Product Review: Cigarmedics HumidiMeter

A couple of months back, I received a pretty cool device in the mail from a company called Cigarmedics. They asked if I would be kind enough to review their product, known as the HumidiMeter, on Stogie Press. This is not the first I have heard of the device. My friend and BOTL, Kevin Shahan did a detailed review of it and has been a staunch supporter of the product ever since. So, I was happy to get my engineering hands on this and study what it is all about.

My first task was to introduce the device and show what it does. This I did through the Stogie Press YouTube channel here:

That was just the introduction to the HumidiMeter. Since then, I continued my study, did some more experiments, and spoke to the company behind the device – Cigarmedics. The HumidiMeter It is a simple device that allows you to determine if your cigars are properly humidified before firing them up.


Why Use the HumidiMeter?

We all have humidors and we do are best to keep them maintained at a desired Relative Humidity using humidifiers, Boveda packs, beads, Cigar Oasis’, etc. – but do you really know if those cigars are maintaining the proper moisture content? Or in more scientific terms, Equilibrium Moisture Content (EMC). The EMC of a cigar is when the moisture inside the cigar reaches a balance with the relative humidity (RH) and temperature of the surrounding environment i.e., your humidor. So how do you measure this? Enter the HumidiMeter. This handy device can help answer that question.

The patent pending device is designed to measure the moisture content in your cigar. The inventor of this device knows that cigar enthusiasts understand the importance of Relative Humidity in keeping their prized stash properly stored. We have been educated to keep them somewhere around 70% RH and 70 Degrees F. What is most important in cigar storage, is the moisture content in the cigar which is not being measured by your hygrometer. Depending on the size of your humidor, the humility level can vary from top to bottom. Humid air rises, so in a larger cabinet style humidor, the humidity can be higher at the top then at the bottom. Of course a good air circulation fan can help with that.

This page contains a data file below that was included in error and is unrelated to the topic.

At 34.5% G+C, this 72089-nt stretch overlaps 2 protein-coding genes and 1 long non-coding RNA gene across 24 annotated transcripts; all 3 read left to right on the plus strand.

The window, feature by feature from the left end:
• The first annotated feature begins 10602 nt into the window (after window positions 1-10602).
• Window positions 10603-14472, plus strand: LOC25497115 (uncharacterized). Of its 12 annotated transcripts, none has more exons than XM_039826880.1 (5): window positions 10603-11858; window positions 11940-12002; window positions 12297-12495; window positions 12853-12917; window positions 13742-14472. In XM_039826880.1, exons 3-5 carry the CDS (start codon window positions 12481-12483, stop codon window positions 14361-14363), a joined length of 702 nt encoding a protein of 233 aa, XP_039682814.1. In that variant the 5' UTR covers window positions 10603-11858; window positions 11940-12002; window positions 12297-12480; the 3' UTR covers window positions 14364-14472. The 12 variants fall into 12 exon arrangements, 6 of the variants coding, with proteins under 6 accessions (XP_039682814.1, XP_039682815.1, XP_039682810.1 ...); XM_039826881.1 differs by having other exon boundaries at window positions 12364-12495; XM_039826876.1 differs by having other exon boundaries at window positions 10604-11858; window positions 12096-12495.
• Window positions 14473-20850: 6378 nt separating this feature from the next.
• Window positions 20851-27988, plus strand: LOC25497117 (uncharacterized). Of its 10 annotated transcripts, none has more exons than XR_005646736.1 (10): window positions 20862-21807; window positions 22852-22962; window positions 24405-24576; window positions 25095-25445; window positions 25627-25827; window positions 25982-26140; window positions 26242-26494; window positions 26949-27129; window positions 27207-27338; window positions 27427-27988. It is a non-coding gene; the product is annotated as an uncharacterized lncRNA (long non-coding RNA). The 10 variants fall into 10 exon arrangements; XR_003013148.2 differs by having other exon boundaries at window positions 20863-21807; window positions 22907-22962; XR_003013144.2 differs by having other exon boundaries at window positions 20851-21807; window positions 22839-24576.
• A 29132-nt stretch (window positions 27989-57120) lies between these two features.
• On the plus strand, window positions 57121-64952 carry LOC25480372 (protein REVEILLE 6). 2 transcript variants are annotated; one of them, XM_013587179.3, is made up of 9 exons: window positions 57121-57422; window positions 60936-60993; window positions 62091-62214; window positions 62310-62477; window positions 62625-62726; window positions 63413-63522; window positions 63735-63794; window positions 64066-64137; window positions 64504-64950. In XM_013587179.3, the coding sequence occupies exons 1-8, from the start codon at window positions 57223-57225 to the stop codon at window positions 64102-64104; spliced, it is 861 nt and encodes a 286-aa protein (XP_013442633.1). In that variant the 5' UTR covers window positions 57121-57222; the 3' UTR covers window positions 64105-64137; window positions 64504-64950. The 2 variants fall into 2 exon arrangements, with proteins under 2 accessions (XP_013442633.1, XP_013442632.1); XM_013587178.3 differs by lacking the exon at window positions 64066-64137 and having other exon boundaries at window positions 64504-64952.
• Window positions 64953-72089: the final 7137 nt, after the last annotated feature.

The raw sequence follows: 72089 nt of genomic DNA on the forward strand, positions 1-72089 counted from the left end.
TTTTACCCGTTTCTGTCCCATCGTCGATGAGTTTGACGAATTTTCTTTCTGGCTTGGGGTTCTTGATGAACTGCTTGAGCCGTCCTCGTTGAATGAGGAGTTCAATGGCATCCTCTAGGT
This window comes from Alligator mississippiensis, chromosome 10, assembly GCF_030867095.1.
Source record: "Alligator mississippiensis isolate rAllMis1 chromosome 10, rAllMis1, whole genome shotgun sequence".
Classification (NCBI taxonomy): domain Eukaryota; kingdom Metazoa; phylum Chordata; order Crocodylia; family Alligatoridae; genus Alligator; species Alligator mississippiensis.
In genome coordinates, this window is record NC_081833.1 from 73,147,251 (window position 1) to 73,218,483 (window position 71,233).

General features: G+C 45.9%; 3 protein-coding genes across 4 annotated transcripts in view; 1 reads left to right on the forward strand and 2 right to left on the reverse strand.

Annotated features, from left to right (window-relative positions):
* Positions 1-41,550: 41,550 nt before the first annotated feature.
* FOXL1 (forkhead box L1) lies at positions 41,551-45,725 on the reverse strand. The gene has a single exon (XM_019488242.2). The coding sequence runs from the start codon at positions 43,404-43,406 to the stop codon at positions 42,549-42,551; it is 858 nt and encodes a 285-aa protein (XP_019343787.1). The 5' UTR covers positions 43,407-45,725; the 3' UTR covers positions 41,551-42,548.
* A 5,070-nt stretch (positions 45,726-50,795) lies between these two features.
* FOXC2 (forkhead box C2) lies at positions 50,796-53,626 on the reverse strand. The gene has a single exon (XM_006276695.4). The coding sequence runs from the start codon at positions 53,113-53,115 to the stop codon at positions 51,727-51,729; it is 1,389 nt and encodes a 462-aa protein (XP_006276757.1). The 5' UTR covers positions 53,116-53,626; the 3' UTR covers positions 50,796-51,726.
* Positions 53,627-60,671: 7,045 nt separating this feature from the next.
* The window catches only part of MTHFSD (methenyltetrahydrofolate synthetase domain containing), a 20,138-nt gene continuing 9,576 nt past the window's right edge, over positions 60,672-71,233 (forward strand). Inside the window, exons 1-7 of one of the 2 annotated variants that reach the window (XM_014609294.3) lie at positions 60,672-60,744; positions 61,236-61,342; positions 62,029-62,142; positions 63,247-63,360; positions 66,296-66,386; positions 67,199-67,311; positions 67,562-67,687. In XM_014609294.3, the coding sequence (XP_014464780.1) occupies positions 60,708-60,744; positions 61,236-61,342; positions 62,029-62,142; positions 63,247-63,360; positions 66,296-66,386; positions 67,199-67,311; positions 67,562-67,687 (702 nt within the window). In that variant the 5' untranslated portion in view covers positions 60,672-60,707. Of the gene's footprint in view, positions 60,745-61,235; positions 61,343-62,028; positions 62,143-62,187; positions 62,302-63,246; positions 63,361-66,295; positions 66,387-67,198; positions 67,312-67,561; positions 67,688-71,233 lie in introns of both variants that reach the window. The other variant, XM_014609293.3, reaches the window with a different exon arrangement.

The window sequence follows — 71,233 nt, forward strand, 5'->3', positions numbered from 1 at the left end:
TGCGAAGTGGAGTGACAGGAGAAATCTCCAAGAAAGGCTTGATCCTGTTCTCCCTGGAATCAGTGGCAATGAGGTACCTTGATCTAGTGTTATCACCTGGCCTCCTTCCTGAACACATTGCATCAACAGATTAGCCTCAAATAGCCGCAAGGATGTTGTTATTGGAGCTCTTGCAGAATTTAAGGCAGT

What CigarMedics did with the HumidiMeter was extrapolate a conversion factor based on moisture content and present to the user a RH value. I was told it is calibrated at a 70% RH factor which corresponds to about 15% moisture content under controlled conditions. Cigars are best stored between 12% and 15% moisture content. Anything higher for prolonged periods of time will subject the cigar to growing mold, anything less, the cigar starts to dry out. Presenting the value in RH instead % Moisture, makes it easy for most consumers to understand, since we all think and talk about RH. Many times, manufacturers ship cigars from the factory with a slightly higher moisture content to account for the harsh environment of shipping containers so being able to tell the moisture content in your cigars is helpful – you may not want to smoke that cigar fresh of the box.

The company notes the following:

To verify meter accuracy , we have performed 2 comprehensive tests where we tested 280 cigars that were kept in humidors for a minimum of 3 months. All humidors were at 68-70% Rh and 68-72 deg. F. All makes and sizes of cigars were tested with cello and without.

Results were as follows: AVG FOOT READING WAS 68.30 AVG CAP READING WAS 70.20 We realize it is not for everybody and we don’t intend to discount hygrometer accuracy but cigars are expensive so we wanted to make this a cool little tool to help people get the most out their sticks.


Let’s Do Some Experiments